When they begin talking, many of the pilgrims say that they are not religious - by which they mean “churchgoers”. One man - from Italy - said, “I am Christian, but not Catholic.” This may not very surprising when you witness the Vatican on a daily base. The Church seems to have lost even the pilgrims. On the camino it’s easy to understand why. You pass many impressive Churches on the Way, but only some of them are open. Candles can only be lit electronically, and the LED lamps shine behind a perspex case. It’s hardly an invitation to come for worship. Nothing spiritual is being offered in most of the churches along the Way, and you’ll be lucky to find a mass being celebrated in the evening - although there are between 100 and 200 pilgrims in the vicinity every day. Many of them have a heavy heart, many are overwhelmed with joy. Many churches ignore the steady flow of people from all over the world. It is simply not enough spiritual care to have your pilgrim’s passport stamped in a church. You can get a stamp in every pub.
Hypothesis No. 3: Tears are unavoidable?
Another of my assumptions was also - as I had already read in every book about the Way of St. James for preparation - that every pilgrim cries at least once. One explanation for this may be that one’s tears are the result of the physical and/or mental efforts made. On some days, the Way goes up and down by up to 1400 metres - which certainly is a challenge to pilgrims coming from the flatlands like the Münsterland. Many feet, shins and shoulders are severely “maltreated” and are a source of considerable pain. Tears can also be the result of the relentlessly arduous confrontations you have with yourself. Anyone who is walking on a seemingly endless and straight gravel path high up on the barren Meseta plateau, alone and without any shade, lost in thought, may well come across one or two shallow spots in his or her own biography. There must be a reason why taking the Camino used to be ordered as penance.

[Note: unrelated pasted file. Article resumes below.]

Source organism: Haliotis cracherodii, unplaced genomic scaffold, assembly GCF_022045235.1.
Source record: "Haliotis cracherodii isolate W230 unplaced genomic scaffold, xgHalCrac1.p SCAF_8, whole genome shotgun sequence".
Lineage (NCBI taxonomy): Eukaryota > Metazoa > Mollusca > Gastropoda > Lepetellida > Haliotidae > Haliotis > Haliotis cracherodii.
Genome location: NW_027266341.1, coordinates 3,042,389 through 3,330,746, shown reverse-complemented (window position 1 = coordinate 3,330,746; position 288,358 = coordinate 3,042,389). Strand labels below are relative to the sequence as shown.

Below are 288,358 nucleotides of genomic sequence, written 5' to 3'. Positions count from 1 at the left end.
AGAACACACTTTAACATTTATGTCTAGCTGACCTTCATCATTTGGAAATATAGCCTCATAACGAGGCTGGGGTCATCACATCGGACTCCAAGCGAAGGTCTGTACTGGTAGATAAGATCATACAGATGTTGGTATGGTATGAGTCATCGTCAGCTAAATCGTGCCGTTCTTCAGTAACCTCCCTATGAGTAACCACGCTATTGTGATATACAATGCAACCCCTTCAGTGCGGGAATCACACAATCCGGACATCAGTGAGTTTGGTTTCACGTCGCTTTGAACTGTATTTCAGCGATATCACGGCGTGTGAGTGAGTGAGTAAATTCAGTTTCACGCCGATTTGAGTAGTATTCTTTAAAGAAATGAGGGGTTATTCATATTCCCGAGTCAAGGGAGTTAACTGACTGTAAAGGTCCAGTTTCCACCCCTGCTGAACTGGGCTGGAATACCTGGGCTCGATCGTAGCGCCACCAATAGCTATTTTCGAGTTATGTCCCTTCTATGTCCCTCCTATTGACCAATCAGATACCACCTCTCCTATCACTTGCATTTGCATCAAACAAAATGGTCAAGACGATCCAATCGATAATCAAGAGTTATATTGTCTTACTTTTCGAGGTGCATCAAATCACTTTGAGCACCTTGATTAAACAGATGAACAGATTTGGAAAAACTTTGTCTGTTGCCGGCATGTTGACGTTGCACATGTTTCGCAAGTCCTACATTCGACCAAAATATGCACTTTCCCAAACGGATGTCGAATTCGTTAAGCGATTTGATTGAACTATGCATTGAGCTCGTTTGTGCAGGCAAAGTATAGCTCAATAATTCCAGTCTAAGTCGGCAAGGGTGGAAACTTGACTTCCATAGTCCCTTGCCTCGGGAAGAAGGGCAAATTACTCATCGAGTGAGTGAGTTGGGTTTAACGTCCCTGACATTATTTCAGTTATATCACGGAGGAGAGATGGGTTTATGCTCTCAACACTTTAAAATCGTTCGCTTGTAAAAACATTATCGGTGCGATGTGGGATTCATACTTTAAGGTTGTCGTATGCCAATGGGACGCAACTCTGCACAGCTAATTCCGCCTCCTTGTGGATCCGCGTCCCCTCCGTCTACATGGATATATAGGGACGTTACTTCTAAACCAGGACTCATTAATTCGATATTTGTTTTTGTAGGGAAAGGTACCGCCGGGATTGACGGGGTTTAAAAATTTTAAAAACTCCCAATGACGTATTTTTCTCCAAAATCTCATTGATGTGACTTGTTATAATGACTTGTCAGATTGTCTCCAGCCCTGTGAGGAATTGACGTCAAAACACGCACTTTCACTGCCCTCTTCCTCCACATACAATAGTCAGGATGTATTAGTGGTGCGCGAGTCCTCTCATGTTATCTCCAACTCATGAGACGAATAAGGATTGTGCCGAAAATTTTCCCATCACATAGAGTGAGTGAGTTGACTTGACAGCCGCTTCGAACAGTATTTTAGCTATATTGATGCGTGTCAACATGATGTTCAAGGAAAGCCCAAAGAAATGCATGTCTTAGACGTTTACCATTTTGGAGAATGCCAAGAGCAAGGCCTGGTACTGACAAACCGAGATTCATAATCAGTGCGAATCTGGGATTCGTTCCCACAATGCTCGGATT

Once you have made it to the end of the 800 kilometres, you will have worked through pretty much everything for which, at home, you would need a year of psychoanalysis and supervision. That, too, can make you want to cry. My experience, though, was rather that I felt constantly overwhelmed by beauty.
That might sound a bit tacky, but that’s how it was. I was overwhelmed by the beauty of the sceneries and the towns and cities with their grandiose cultural heritages. Best of all, though, were the people - the locals with all their hospitality who provide accommodation for pilgrims, and who still call out “Buen camino!” to the 125th pilgrim they’ve seen that day and provide them with water, grapes and fresh pancakes. One of the pilgrims said, “At home I read and hear so many negative things in the newspaper and on the radio. Here I meet only good people.” It’s enough to start you off crying. New hypothesis (to be verified from a religious/psychological point of view): Every pilgrim cries at least once - for joy.
This article first appeared in the University newspaper wissen